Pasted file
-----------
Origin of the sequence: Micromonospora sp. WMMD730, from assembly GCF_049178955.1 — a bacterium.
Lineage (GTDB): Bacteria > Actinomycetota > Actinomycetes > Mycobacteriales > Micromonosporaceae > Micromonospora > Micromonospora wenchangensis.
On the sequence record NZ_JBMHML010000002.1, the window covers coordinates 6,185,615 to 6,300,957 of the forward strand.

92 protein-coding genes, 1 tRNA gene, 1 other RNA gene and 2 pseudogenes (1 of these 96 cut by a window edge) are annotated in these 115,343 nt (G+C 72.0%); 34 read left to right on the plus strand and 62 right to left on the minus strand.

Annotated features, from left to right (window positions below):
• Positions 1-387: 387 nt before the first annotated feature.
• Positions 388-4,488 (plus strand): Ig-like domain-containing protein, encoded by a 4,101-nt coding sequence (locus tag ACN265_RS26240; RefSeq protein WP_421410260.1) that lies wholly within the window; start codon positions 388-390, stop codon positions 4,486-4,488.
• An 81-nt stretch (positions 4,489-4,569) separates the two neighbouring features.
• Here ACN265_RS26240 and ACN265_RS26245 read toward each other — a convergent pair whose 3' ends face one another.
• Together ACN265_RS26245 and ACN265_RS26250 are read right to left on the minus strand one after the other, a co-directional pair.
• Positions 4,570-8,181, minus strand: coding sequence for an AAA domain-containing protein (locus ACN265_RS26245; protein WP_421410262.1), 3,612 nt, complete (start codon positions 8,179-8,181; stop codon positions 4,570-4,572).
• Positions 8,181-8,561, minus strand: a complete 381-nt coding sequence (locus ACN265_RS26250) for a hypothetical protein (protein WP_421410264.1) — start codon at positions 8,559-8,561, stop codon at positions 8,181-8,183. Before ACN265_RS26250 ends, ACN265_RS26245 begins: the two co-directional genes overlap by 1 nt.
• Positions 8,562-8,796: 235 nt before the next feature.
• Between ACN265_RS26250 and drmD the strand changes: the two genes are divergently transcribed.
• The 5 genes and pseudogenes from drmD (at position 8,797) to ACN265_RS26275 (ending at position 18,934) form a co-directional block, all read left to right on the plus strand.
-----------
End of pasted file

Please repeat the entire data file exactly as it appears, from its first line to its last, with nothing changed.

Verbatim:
Origin of the sequence: Micromonospora sp. WMMD730, from assembly GCF_049178955.1 — a bacterium.
Lineage (GTDB): Bacteria > Actinomycetota > Actinomycetes > Mycobacteriales > Micromonosporaceae > Micromonospora > Micromonospora wenchangensis.
On the sequence record NZ_JBMHML010000002.1, the window covers coordinates 6,185,615 to 6,300,957 of the forward strand.

92 protein-coding genes, 1 tRNA gene, 1 other RNA gene and 2 pseudogenes (1 of these 96 cut by a window edge) are annotated in these 115,343 nt (G+C 72.0%); 34 read left to right on the plus strand and 62 right to left on the minus strand.

Annotated features, from left to right (window positions below):
• Positions 1-387: 387 nt before the first annotated feature.
• Positions 388-4,488 (plus strand): Ig-like domain-containing protein, encoded by a 4,101-nt coding sequence (locus tag ACN265_RS26240; RefSeq protein WP_421410260.1) that lies wholly within the window; start codon positions 388-390, stop codon positions 4,486-4,488.
• An 81-nt stretch (positions 4,489-4,569) separates the two neighbouring features.
• Here ACN265_RS26240 and ACN265_RS26245 read toward each other — a convergent pair whose 3' ends face one another.
• Together ACN265_RS26245 and ACN265_RS26250 are read right to left on the minus strand one after the other, a co-directional pair.
• Positions 4,570-8,181, minus strand: coding sequence for an AAA domain-containing protein (locus ACN265_RS26245; protein WP_421410262.1), 3,612 nt, complete (start codon positions 8,179-8,181; stop codon positions 4,570-4,572).
• Positions 8,181-8,561, minus strand: a complete 381-nt coding sequence (locus ACN265_RS26250) for a hypothetical protein (protein WP_421410264.1) — start codon at positions 8,559-8,561, stop codon at positions 8,181-8,183. Before ACN265_RS26250 ends, ACN265_RS26245 begins: the two co-directional genes overlap by 1 nt.
• Positions 8,562-8,796: 235 nt before the next feature.
• Between ACN265_RS26250 and drmD the strand changes: the two genes are divergently transcribed.
• The 5 genes and pseudogenes from drmD (at position 8,797) to ACN265_RS26275 (ending at position 18,934) form a co-directional block, all read left to right on the plus strand.